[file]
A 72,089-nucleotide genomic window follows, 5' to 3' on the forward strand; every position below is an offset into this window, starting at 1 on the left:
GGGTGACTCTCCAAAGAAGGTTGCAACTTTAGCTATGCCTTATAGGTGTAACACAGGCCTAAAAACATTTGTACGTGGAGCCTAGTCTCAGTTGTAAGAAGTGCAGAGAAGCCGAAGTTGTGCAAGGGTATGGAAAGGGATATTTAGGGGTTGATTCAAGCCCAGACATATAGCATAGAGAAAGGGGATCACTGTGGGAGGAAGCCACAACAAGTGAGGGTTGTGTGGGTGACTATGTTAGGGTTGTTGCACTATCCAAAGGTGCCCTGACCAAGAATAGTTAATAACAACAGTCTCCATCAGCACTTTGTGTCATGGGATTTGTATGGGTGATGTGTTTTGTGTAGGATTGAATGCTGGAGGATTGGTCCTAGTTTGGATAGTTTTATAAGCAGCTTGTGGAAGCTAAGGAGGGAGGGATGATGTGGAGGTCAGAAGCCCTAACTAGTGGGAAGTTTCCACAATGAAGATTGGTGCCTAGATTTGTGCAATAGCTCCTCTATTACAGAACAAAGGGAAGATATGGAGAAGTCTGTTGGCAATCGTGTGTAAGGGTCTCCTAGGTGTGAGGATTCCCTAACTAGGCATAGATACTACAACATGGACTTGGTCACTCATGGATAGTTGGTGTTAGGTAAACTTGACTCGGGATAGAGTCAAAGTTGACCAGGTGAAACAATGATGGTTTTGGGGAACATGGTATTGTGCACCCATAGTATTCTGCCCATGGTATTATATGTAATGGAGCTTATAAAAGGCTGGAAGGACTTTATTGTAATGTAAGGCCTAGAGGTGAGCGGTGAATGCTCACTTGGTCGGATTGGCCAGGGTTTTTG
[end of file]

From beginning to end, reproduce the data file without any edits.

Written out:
A 72,089-nucleotide genomic window follows, 5' to 3' on the forward strand; every position below is an offset into this window, starting at 1 on the left:
GGGTGACTCTCCAAAGAAGGTTGCAACTTTAGCTATGCCTTATAGGTGTAACACAGGCCTAAAAACATTTGTACGTGGAGCCTAGTCTCAGTTGTAAGAAGTGCAGAGAAGCCGAAGTTGTGCAAGGGTATGGAAAGGGATATTTAGGGGTTGATTCAAGCCCAGACATATAGCATAGAGAAAGGGGATCACTGTGGGAGGAAGCCACAACAAGTGAGGGTTGTGTGGGTGACTATGTTAGGGTTGTTGCACTATCCAAAGGTGCCCTGACCAAGAATAGTTAATAACAACAGTCTCCATCAGCACTTTGTGTCATGGGATTTGTATGGGTGATGTGTTTTGTGTAGGATTGAATGCTGGAGGATTGGTCCTAGTTTGGATAGTTTTATAAGCAGCTTGTGGAAGCTAAGGAGGGAGGGATGATGTGGAGGTCAGAAGCCCTAACTAGTGGGAAGTTTCCACAATGAAGATTGGTGCCTAGATTTGTGCAATAGCTCCTCTATTACAGAACAAAGGGAAGATATGGAGAAGTCTGTTGGCAATCGTGTGTAAGGGTCTCCTAGGTGTGAGGATTCCCTAACTAGGCATAGATACTACAACATGGACTTGGTCACTCATGGATAGTTGGTGTTAGGTAAACTTGACTCGGGATAGAGTCAAAGTTGACCAGGTGAAACAATGATGGTTTTGGGGAACATGGTATTGTGCACCCATAGTATTCTGCCCATGGTATTATATGTAATGGAGCTTATAAAAGGCTGGAAGGACTTTATTGTAATGTAAGGCCTAGAGGTGAGCGGTGAATGCTCACTTGGTCGGATTGGCCAGGGTTTTTG